But now here’s the sus part: These letters often drop names of people in your neighborhood. They mention your neighborhood by name, as well. They’re a little uncanny, and many people read these letters and smell a scam. There is no scam! But it sure looks sketchy…
We can’t stop Nextdoor from this marketing behavior. But we should be aware that Nextdoor may use your name or other PII on their marketing letters to others! Unless, you deliberately opt out, and here’s how to do that:
On a computer
Visit the Nextdoor website and sign in.
Click the account bubble to the upper-right, and then click Settings.
On the left, click Privacy.
Scroll down to the Invitation letters section, and turn off the toggle next to “Allow Nextdoor to mail letters on your behalf”.
In the Nextdoor app
Open the Nextdoor app and sign in.
To the lower-right, tap More.
Scroll down and tap Settings.
Tap Privacy Settings.
Scroll down to the Invitation letters section, and turn off the toggle next to “Allow Nextdoor to mail letters on your behalf”.
I hear from many people who are grumpy about all the personal information that Google and Microsoft are collecting. And I won’t deny that those companies are making money off of your web searches and use of their software. But I want to challenge you to think in a different direction. Did you know that your ISP is doing the same thing?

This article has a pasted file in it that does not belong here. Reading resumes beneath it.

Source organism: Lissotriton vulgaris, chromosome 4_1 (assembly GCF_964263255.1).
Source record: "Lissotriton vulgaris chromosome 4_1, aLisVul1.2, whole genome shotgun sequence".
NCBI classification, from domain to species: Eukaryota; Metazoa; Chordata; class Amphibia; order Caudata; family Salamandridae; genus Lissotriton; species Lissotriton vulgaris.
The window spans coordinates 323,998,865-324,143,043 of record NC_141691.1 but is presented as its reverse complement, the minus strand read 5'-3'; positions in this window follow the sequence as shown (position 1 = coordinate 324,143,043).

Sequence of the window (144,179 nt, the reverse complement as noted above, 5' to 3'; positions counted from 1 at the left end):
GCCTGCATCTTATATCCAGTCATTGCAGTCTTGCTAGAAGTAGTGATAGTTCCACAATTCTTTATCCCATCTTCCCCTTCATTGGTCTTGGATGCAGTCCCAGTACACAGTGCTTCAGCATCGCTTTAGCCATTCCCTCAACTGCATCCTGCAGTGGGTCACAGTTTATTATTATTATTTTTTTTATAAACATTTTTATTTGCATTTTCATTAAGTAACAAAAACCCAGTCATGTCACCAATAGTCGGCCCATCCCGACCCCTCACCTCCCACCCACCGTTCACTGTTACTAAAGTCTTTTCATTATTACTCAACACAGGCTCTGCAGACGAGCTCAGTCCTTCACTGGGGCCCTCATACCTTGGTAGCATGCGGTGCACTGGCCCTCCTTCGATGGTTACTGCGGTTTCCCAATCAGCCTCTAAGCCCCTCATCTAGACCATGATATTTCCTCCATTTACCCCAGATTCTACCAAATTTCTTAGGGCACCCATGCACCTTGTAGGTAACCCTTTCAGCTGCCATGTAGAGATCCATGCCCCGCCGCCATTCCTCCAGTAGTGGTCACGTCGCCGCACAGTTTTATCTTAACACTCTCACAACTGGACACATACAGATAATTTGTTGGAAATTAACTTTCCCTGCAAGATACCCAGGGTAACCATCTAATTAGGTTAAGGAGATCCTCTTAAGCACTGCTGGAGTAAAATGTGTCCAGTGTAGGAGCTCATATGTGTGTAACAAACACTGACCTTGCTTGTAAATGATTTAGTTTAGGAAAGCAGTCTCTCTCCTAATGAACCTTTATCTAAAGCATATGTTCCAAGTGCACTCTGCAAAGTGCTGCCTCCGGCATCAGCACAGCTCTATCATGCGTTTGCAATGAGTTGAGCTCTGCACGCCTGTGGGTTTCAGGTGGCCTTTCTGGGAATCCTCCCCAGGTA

The company selling you your internet connection (Shentel, Xfinity, Verizon, Spectrum and more) collects data about you. Everything you do over their internet connection is fair game. And while they are sworn to protect your privacy, they are also allowed to use their collected data to advertise to you, or sell your data to 3rd-party companies.
The FCC made an attempt to limit this practice in 2017, but did not succeed. The FTC has been studying ISP Data Collection Practices, but it remains to be seen what good will come of their reports.
So what can you do about this? I don’t have a perfect answer or silver bullet for you, but here are some ideas:
Contact your ISP and use any tool they offer to opt-out of their data collection practices. While the law allows them to hoover up your data and make money off of it, they are also legally obligated to give you a way to opt-out!